Teaching Political Communication on Campus
Beyond its conversation events and programming, the Stubblefield Institute’s mission extends to being a catalyst for introducing the topic of civil political communication across the Shepherd University campus. While the ongoing pandemic has frustrated in-person interaction, the institute was able to connect with several academic departments and assist with the planning and launching of several new programs in its first year of operation, with the hope of more to come.
Dr. Stephanie Slocum-Schaffer recalls that the entire Political Science Department at Shepherd University was invited to the early conversations with the Stubblefield Institute for Civil Political Communications (see previous article on page 4) about how to engage with students on the topic of political communication. “I was designated as the liaison from my department and was pretty jazzed about the mission. We also realized we needed to bring in faculty from the Communications department to partner with on the curriculum development, which is how Dr. Matthew Kushin got involved.” She explained that from that collaboration, the new Concentration in Political Communication was developed and added to the curriculum this year and the Minor in Political Communication is working its way through the process to be included next year.
Dr. Slocum-Schaffer estimates that typically half of the Political Science majors are intending to continue to law school and another quarter will continue to graduate work in public policy or public affairs. For students interested in specific aspects of politics, she noted there is a lot of flexibility in the degree, including the ability to take electives in other departments. For the new Concentration (and Minor), “we’ve used a lot of existing courses, but organizing it helps give the students a specific focus.” `
A Degree For Our Time
David Welch, director of the Stubblefield Institute, offered his perspective on the new Concentration: “Political Science is not typically considered an applied degree, and most of what is taught in the core curriculum is not career specific. What we saw is that political communication has become a well-defined career. Political communication has become a lot more sophisticated and a great deal of strategy goes into planning campaigns, not just for electing candidates, but for promoting causes and influencing legislation and policy. Being a media director for public affairs is about influencing and changing public opinion. Marketing a policy idea is different from marketing a product.”
Welch noted that there are very few undergraduate programs specifically in political communication. Dr. Slocum-Shaffer confirmed that observation and noted that the “access to practicing professionals from the Washington DC area that we can bring into the classroom allows students to learn directly from people who are actually doing this work. We’re also planning to connect our students with internship opportunities to expand the practical experience too.”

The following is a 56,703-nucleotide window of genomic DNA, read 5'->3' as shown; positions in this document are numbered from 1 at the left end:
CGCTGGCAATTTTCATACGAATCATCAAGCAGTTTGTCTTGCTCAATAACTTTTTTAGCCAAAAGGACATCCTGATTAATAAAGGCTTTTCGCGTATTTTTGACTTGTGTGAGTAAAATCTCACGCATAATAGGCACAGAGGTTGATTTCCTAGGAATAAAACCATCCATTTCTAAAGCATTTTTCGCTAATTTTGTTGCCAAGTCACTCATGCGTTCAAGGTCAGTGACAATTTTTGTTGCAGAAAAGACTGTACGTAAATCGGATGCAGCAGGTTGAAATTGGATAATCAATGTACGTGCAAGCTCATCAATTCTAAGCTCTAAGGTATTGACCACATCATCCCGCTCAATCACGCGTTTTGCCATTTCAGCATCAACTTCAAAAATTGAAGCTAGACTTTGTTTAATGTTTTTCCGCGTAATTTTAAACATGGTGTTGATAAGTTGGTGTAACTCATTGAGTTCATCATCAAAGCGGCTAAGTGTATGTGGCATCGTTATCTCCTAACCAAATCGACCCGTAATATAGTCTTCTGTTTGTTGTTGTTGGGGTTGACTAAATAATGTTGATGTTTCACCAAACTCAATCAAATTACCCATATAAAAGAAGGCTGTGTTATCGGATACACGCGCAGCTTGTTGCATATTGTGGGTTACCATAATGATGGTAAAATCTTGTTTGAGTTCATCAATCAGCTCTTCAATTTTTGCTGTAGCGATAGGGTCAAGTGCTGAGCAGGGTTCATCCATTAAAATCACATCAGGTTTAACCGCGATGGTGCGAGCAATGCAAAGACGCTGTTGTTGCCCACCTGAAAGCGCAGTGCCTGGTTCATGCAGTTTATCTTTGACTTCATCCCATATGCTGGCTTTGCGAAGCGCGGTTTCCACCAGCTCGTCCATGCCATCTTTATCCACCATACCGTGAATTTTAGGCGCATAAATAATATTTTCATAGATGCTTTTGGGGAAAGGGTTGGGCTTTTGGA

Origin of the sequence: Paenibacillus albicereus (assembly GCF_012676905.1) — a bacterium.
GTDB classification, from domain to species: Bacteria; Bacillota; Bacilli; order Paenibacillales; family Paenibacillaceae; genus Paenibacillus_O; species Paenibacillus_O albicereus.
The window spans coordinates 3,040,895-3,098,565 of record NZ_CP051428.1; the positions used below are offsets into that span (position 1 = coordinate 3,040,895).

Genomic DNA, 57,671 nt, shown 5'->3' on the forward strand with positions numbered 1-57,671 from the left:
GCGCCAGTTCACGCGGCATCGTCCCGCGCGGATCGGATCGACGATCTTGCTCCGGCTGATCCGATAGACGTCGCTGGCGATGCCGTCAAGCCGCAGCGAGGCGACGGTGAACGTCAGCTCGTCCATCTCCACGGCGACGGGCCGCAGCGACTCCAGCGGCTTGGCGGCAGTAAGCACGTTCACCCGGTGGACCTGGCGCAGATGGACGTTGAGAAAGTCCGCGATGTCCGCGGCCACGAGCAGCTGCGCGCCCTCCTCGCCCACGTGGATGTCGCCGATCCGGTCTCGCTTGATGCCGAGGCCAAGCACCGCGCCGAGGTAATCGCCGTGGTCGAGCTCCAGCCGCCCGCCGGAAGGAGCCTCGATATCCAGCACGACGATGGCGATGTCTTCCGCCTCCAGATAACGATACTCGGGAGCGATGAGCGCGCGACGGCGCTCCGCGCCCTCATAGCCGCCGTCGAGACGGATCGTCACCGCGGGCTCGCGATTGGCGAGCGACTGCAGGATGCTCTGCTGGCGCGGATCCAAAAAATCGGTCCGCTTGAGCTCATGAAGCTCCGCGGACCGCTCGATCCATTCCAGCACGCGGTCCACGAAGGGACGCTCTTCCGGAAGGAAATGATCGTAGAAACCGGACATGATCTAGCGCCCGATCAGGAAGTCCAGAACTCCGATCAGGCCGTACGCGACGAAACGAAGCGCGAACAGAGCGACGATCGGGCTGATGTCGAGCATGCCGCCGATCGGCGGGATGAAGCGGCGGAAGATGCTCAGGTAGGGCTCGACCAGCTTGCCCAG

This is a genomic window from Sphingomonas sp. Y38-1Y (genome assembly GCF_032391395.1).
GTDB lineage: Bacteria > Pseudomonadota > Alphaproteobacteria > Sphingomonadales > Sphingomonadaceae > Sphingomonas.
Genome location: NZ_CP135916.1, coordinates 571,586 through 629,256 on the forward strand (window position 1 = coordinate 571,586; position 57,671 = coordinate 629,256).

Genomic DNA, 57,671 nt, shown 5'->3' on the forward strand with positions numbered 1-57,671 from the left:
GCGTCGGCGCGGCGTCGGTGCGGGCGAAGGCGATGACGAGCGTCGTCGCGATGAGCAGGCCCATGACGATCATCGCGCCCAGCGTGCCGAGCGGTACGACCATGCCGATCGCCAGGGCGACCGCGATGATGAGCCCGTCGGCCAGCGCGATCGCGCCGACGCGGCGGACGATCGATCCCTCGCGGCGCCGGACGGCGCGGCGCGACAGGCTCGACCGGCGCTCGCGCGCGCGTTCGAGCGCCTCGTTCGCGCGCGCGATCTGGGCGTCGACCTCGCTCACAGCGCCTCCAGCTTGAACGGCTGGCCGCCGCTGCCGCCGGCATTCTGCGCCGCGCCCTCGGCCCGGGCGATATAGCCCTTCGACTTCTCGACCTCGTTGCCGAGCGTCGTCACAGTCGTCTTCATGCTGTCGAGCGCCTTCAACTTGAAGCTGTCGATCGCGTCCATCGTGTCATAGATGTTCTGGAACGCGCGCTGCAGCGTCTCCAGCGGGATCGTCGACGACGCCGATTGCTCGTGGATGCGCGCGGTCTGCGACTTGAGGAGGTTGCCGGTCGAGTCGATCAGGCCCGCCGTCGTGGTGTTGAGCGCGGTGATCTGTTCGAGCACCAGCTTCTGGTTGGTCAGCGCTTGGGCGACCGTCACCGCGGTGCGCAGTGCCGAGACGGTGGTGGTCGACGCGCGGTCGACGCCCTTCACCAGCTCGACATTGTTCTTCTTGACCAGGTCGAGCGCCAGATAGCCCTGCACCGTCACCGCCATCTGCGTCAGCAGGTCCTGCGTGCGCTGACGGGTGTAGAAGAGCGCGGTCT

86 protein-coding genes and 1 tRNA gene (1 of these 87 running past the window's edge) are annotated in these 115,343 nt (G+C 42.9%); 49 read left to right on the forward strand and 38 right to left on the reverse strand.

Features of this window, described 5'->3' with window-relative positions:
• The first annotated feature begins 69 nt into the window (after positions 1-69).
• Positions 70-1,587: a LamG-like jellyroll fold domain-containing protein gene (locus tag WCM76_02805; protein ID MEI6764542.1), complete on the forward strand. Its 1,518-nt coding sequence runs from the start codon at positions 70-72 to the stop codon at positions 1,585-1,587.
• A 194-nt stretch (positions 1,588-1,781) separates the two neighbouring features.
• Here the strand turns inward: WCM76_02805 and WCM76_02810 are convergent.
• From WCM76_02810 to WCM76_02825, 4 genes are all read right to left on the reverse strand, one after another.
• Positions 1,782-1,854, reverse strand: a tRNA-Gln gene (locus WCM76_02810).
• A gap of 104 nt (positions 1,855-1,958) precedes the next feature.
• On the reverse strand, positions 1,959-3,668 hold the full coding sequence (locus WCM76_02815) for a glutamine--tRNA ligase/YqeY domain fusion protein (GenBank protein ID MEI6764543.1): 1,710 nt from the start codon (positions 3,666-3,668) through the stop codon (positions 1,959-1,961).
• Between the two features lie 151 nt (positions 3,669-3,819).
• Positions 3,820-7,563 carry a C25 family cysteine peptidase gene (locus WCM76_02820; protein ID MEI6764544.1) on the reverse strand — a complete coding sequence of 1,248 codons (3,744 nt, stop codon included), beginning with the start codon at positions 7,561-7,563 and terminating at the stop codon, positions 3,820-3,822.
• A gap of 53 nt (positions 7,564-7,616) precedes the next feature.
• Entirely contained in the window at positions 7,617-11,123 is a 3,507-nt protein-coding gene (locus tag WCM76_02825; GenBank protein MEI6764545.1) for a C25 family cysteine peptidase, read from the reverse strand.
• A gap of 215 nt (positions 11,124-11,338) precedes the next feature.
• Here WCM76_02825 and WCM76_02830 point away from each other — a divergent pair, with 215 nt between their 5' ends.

Around the Campus
Dr. Slocum-Shaffer noted that she sees a lot of students outside of the department in the introductory course on American Federal Government. She also noted her concern that many of these students have not had any civics education in high school and many will even say that “they hate politics, it turns me off.” She noted that the students in her class often have a very different perspective and understanding after the semester. This observation that some basic familiarity with the political process can unlock engagement is the driver behind the Stubblefield Institute’s Listen, Learn, Engage Initiative, aimed at students across the campus.
As a specific example of the initiative, Welch described a collaboration between the institute and faculty in the Nursing, Education and Social Work disciplines. Funded by a CARES Act grant, the institute worked with students to plan elements that can be introduced into the curriculum “to support leadership-oriented classes, to help these students understand civic engagement. Particularly in the world shaped by the pandemic, our students who will be teachers, nurses and social workers will need skills related to policy to do their jobs. We want them to have a greater sense of how public policy will influence the work they want to do.” Wench noted that this type of program could benefit students in other majors as well, such as teachers “who will be asked to join a union, deal with ongoing public health issues, and might even be asked to strike.”
Dr. Slocum-Shaffer has observed that “politics for many students is a dirty word. And yet, the current polarization in politics seems to have encouraged young people to become more engaged. Whether it’s love or hate for a particular candidate or issue, they do seem more interested in the political process. I see students who want to bring about change, but don’t know how to make it happen.” With the Stubblefield Institute and the new programs in the Political Science Department, Shepherd University is providing students with the tools to support that desire to engage.By Staff Contributor